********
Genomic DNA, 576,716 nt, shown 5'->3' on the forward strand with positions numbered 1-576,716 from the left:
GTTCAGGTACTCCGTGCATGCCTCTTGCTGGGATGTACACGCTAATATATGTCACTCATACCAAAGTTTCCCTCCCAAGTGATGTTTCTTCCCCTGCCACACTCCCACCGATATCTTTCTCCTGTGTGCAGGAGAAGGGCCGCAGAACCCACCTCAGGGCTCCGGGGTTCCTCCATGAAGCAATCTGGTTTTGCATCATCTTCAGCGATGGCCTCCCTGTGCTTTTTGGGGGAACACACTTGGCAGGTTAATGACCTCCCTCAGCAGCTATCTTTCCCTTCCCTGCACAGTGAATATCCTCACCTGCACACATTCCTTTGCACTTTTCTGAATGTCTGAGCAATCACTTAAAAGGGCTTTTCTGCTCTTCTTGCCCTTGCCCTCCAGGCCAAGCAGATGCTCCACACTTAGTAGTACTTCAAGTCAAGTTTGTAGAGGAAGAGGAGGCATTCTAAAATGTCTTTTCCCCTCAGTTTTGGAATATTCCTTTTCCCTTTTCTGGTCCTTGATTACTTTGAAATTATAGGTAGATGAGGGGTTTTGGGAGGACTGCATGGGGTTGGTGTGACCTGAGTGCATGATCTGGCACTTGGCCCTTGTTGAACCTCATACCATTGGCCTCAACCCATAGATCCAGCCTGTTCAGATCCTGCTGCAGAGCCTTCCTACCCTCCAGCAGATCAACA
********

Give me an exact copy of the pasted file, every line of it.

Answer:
Genomic DNA, 576,716 nt, shown 5'->3' on the forward strand with positions numbered 1-576,716 from the left:
GTTCAGGTACTCCGTGCATGCCTCTTGCTGGGATGTACACGCTAATATATGTCACTCATACCAAAGTTTCCCTCCCAAGTGATGTTTCTTCCCCTGCCACACTCCCACCGATATCTTTCTCCTGTGTGCAGGAGAAGGGCCGCAGAACCCACCTCAGGGCTCCGGGGTTCCTCCATGAAGCAATCTGGTTTTGCATCATCTTCAGCGATGGCCTCCCTGTGCTTTTTGGGGGAACACACTTGGCAGGTTAATGACCTCCCTCAGCAGCTATCTTTCCCTTCCCTGCACAGTGAATATCCTCACCTGCACACATTCCTTTGCACTTTTCTGAATGTCTGAGCAATCACTTAAAAGGGCTTTTCTGCTCTTCTTGCCCTTGCCCTCCAGGCCAAGCAGATGCTCCACACTTAGTAGTACTTCAAGTCAAGTTTGTAGAGGAAGAGGAGGCATTCTAAAATGTCTTTTCCCCTCAGTTTTGGAATATTCCTTTTCCCTTTTCTGGTCCTTGATTACTTTGAAATTATAGGTAGATGAGGGGTTTTGGGAGGACTGCATGGGGTTGGTGTGACCTGAGTGCATGATCTGGCACTTGGCCCTTGTTGAACCTCATACCATTGGCCTCAACCCATAGATCCAGCCTGTTCAGATCCTGCTGCAGAGCCTTCCTACCCTCCAGCAGATCAACA